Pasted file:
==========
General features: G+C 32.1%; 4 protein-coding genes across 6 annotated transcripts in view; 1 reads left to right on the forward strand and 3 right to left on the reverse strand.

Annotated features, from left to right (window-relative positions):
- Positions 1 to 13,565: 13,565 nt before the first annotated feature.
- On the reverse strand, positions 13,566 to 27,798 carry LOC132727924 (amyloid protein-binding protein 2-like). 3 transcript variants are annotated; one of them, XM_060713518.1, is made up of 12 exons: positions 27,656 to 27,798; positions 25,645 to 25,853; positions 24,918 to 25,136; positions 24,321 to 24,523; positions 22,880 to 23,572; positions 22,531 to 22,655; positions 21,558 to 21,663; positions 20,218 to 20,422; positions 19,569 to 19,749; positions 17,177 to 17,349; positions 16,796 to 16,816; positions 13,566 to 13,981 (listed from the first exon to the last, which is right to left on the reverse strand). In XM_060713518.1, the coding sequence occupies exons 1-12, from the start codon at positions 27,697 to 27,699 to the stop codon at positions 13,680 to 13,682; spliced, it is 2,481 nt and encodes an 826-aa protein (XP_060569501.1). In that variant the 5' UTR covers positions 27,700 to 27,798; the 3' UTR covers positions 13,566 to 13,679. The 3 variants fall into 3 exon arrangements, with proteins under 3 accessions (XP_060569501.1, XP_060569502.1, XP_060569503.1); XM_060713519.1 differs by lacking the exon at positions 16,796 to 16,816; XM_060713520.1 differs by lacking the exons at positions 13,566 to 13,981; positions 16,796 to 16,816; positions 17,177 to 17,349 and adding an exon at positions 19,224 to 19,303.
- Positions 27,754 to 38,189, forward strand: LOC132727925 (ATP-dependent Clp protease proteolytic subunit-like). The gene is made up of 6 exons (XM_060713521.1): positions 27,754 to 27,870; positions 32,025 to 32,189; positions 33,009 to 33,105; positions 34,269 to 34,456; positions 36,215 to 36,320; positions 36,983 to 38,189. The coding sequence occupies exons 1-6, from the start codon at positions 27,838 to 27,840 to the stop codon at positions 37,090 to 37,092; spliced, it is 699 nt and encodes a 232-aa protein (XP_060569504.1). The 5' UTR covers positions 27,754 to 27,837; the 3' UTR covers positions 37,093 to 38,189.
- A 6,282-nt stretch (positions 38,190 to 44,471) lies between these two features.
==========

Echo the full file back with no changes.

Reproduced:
General features: G+C 32.1%; 4 protein-coding genes across 6 annotated transcripts in view; 1 reads left to right on the forward strand and 3 right to left on the reverse strand.

Annotated features, from left to right (window-relative positions):
- Positions 1 to 13,565: 13,565 nt before the first annotated feature.
- On the reverse strand, positions 13,566 to 27,798 carry LOC132727924 (amyloid protein-binding protein 2-like). 3 transcript variants are annotated; one of them, XM_060713518.1, is made up of 12 exons: positions 27,656 to 27,798; positions 25,645 to 25,853; positions 24,918 to 25,136; positions 24,321 to 24,523; positions 22,880 to 23,572; positions 22,531 to 22,655; positions 21,558 to 21,663; positions 20,218 to 20,422; positions 19,569 to 19,749; positions 17,177 to 17,349; positions 16,796 to 16,816; positions 13,566 to 13,981 (listed from the first exon to the last, which is right to left on the reverse strand). In XM_060713518.1, the coding sequence occupies exons 1-12, from the start codon at positions 27,697 to 27,699 to the stop codon at positions 13,680 to 13,682; spliced, it is 2,481 nt and encodes an 826-aa protein (XP_060569501.1). In that variant the 5' UTR covers positions 27,700 to 27,798; the 3' UTR covers positions 13,566 to 13,679. The 3 variants fall into 3 exon arrangements, with proteins under 3 accessions (XP_060569501.1, XP_060569502.1, XP_060569503.1); XM_060713519.1 differs by lacking the exon at positions 16,796 to 16,816; XM_060713520.1 differs by lacking the exons at positions 13,566 to 13,981; positions 16,796 to 16,816; positions 17,177 to 17,349 and adding an exon at positions 19,224 to 19,303.
- Positions 27,754 to 38,189, forward strand: LOC132727925 (ATP-dependent Clp protease proteolytic subunit-like). The gene is made up of 6 exons (XM_060713521.1): positions 27,754 to 27,870; positions 32,025 to 32,189; positions 33,009 to 33,105; positions 34,269 to 34,456; positions 36,215 to 36,320; positions 36,983 to 38,189. The coding sequence occupies exons 1-6, from the start codon at positions 27,838 to 27,840 to the stop codon at positions 37,090 to 37,092; spliced, it is 699 nt and encodes a 232-aa protein (XP_060569504.1). The 5' UTR covers positions 27,754 to 27,837; the 3' UTR covers positions 37,093 to 38,189.
- A 6,282-nt stretch (positions 38,190 to 44,471) lies between these two features.